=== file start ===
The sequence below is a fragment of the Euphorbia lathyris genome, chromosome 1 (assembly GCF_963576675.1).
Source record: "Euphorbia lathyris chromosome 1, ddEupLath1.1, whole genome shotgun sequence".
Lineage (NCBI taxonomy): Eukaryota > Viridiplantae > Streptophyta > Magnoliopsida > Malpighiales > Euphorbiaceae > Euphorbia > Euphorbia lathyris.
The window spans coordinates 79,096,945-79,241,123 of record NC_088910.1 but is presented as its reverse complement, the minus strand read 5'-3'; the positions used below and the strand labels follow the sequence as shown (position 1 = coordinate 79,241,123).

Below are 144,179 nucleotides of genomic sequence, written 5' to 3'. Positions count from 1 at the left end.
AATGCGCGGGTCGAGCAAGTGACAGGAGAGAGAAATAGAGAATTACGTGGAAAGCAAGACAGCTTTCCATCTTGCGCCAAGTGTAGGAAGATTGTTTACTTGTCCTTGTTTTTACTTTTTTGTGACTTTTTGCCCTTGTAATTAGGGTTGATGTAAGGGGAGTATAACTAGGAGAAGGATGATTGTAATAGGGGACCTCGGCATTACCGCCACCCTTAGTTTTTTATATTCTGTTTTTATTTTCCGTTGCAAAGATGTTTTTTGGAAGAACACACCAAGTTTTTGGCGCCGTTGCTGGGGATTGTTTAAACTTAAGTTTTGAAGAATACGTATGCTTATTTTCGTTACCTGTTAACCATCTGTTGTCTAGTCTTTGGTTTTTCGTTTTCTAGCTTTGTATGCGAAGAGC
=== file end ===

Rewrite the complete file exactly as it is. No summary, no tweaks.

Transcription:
The sequence below is a fragment of the Euphorbia lathyris genome, chromosome 1 (assembly GCF_963576675.1).
Source record: "Euphorbia lathyris chromosome 1, ddEupLath1.1, whole genome shotgun sequence".
Lineage (NCBI taxonomy): Eukaryota > Viridiplantae > Streptophyta > Magnoliopsida > Malpighiales > Euphorbiaceae > Euphorbia > Euphorbia lathyris.
The window spans coordinates 79,096,945-79,241,123 of record NC_088910.1 but is presented as its reverse complement, the minus strand read 5'-3'; the positions used below and the strand labels follow the sequence as shown (position 1 = coordinate 79,241,123).

Below are 144,179 nucleotides of genomic sequence, written 5' to 3'. Positions count from 1 at the left end.
AATGCGCGGGTCGAGCAAGTGACAGGAGAGAGAAATAGAGAATTACGTGGAAAGCAAGACAGCTTTCCATCTTGCGCCAAGTGTAGGAAGATTGTTTACTTGTCCTTGTTTTTACTTTTTTGTGACTTTTTGCCCTTGTAATTAGGGTTGATGTAAGGGGAGTATAACTAGGAGAAGGATGATTGTAATAGGGGACCTCGGCATTACCGCCACCCTTAGTTTTTTATATTCTGTTTTTATTTTCCGTTGCAAAGATGTTTTTTGGAAGAACACACCAAGTTTTTGGCGCCGTTGCTGGGGATTGTTTAAACTTAAGTTTTGAAGAATACGTATGCTTATTTTCGTTACCTGTTAACCATCTGTTGTCTAGTCTTTGGTTTTTCGTTTTCTAGCTTTGTATGCGAAGAGC